Introduction / History
The sub-Saharan Ichen people are farmers in northeastern Nigeria. They live off their land, but poverty plagues them. West Africans use herbs, palm oil and groundnut oil to create deeply flavored sauces and soups, often adding chili peppers. Aromatic market and roadside snacks are barbecued or deep-fried. Common foods include rice, tomatoes, onions, corn, spinach, peppers, beans and pumpkin, cooked with fish, goat or mutton.
The first Gospel exposure here was in 1909; many churches have grown since. Local churches and community leaders are highly motivated to complete a translation of the Scripture. The Ichen area was badly affected by violent attacks in recent years and has frequent ethnic tension. Nigeria, the most populous African country, has diverse customs, languages, and traditions among its almost 400 ethnic groups.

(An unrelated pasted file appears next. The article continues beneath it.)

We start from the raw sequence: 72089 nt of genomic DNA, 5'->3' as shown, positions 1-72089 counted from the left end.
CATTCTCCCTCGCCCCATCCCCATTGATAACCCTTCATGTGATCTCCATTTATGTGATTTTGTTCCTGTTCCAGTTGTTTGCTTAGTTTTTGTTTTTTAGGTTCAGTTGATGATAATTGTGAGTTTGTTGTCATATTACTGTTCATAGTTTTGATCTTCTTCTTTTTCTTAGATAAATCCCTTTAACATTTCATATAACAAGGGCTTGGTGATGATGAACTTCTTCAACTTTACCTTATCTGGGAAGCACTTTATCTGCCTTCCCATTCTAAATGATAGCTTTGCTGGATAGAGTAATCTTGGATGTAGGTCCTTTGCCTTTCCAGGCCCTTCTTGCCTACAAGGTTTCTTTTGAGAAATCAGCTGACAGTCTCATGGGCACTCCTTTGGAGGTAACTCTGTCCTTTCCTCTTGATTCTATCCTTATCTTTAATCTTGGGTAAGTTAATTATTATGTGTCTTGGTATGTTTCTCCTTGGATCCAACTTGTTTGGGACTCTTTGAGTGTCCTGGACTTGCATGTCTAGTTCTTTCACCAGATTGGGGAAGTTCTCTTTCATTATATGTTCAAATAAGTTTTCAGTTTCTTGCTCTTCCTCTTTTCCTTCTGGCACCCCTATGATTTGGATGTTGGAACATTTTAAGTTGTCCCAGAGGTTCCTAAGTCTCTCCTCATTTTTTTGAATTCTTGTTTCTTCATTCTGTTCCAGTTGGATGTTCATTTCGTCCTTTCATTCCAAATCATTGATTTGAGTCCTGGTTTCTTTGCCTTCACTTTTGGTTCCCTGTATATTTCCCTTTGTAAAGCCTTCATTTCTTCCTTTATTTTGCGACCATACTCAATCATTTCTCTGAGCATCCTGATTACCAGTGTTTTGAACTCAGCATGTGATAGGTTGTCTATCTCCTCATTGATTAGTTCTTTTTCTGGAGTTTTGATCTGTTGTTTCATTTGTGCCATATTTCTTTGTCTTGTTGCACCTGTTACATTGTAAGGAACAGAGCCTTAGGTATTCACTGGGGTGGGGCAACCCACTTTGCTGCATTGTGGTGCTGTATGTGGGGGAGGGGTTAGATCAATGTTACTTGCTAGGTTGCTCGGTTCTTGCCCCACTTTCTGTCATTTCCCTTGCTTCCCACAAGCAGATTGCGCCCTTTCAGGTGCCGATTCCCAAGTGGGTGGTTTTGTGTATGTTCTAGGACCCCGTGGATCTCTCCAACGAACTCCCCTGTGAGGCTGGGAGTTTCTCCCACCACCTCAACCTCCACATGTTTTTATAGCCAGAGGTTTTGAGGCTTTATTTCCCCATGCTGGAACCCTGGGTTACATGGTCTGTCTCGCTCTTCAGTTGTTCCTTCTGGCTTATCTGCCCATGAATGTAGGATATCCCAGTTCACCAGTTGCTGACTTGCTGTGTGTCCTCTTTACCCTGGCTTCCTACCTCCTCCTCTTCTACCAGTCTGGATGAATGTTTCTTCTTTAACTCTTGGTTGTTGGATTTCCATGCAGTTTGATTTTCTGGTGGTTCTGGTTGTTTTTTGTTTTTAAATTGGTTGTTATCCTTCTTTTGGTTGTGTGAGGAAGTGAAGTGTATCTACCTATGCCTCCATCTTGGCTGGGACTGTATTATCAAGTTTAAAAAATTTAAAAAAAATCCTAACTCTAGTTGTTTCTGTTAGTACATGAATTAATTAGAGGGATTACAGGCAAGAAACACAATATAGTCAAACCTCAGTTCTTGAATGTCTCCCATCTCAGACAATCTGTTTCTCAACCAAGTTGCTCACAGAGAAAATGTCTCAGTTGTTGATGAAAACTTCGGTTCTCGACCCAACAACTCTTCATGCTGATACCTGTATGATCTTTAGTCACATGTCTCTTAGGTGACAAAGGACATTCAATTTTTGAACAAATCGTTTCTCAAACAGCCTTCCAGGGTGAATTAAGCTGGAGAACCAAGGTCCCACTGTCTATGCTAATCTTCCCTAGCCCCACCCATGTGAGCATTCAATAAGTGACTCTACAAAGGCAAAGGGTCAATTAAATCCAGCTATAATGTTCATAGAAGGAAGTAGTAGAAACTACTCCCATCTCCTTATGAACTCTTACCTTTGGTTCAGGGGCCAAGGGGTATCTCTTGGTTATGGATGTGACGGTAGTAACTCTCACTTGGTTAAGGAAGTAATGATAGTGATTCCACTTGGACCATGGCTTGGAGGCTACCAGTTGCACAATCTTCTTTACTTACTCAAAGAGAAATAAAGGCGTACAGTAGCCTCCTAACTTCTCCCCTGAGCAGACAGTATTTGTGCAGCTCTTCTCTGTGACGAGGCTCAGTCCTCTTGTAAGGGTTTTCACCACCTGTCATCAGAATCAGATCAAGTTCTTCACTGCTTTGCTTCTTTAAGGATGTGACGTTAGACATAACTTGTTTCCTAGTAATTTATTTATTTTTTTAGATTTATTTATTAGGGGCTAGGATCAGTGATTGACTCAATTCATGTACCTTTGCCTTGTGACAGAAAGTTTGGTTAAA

Half the Ichen people in northeastern Nigeria claim faith in Christ and want to share the hope of the Gospel. Believers also desire in-depth church teaching. Mother tongue Scripture will support evangelism, spiritual growth, and preserve their language. Ichen is related to nearby Berom and Izere languages, which have God’s Word; computer adaptation from those will accelerate this translation.
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